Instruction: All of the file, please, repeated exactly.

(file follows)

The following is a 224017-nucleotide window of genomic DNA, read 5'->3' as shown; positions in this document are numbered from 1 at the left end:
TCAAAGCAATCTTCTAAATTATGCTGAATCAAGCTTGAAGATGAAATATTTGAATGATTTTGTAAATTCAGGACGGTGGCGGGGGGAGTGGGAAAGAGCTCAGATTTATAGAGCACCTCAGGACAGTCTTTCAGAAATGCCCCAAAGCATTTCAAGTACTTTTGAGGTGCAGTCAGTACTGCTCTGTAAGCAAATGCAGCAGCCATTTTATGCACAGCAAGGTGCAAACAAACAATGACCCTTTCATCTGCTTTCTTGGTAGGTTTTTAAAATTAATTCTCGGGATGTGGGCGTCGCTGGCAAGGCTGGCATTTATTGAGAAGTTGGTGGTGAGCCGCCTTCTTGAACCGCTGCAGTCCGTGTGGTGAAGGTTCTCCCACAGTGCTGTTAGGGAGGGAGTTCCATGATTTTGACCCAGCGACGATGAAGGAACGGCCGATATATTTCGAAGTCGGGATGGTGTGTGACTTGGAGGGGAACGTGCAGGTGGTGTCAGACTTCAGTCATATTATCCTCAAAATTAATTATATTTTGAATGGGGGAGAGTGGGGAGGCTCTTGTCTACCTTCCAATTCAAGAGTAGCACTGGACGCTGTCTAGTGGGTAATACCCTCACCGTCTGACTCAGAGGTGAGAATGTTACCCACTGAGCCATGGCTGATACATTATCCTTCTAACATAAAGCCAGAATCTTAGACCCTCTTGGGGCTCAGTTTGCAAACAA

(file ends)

The following is a 224017-nucleotide window of genomic DNA, read 5'->3' as shown; positions in this document are numbered from 1 at the left end:
TCAAAGCAATCTTCTAAATTATGCTGAATCAAGCTTGAAGATGAAATATTTGAATGATTTTGTAAATTCAGGACGGTGGCGGGGGGAGTGGGAAAGAGCTCAGATTTATAGAGCACCTCAGGACAGTCTTTCAGAAATGCCCCAAAGCATTTCAAGTACTTTTGAGGTGCAGTCAGTACTGCTCTGTAAGCAAATGCAGCAGCCATTTTATGCACAGCAAGGTGCAAACAAACAATGACCCTTTCATCTGCTTTCTTGGTAGGTTTTTAAAATTAATTCTCGGGATGTGGGCGTCGCTGGCAAGGCTGGCATTTATTGAGAAGTTGGTGGTGAGCCGCCTTCTTGAACCGCTGCAGTCCGTGTGGTGAAGGTTCTCCCACAGTGCTGTTAGGGAGGGAGTTCCATGATTTTGACCCAGCGACGATGAAGGAACGGCCGATATATTTCGAAGTCGGGATGGTGTGTGACTTGGAGGGGAACGTGCAGGTGGTGTCAGACTTCAGTCATATTATCCTCAAAATTAATTATATTTTGAATGGGGGAGAGTGGGGAGGCTCTTGTCTACCTTCCAATTCAAGAGTAGCACTGGACGCTGTCTAGTGGGTAATACCCTCACCGTCTGACTCAGAGGTGAGAATGTTACCCACTGAGCCATGGCTGATACATTATCCTTCTAACATAAAGCCAGAATCTTAGACCCTCTTGGGGCTCAGTTTGCAAACAA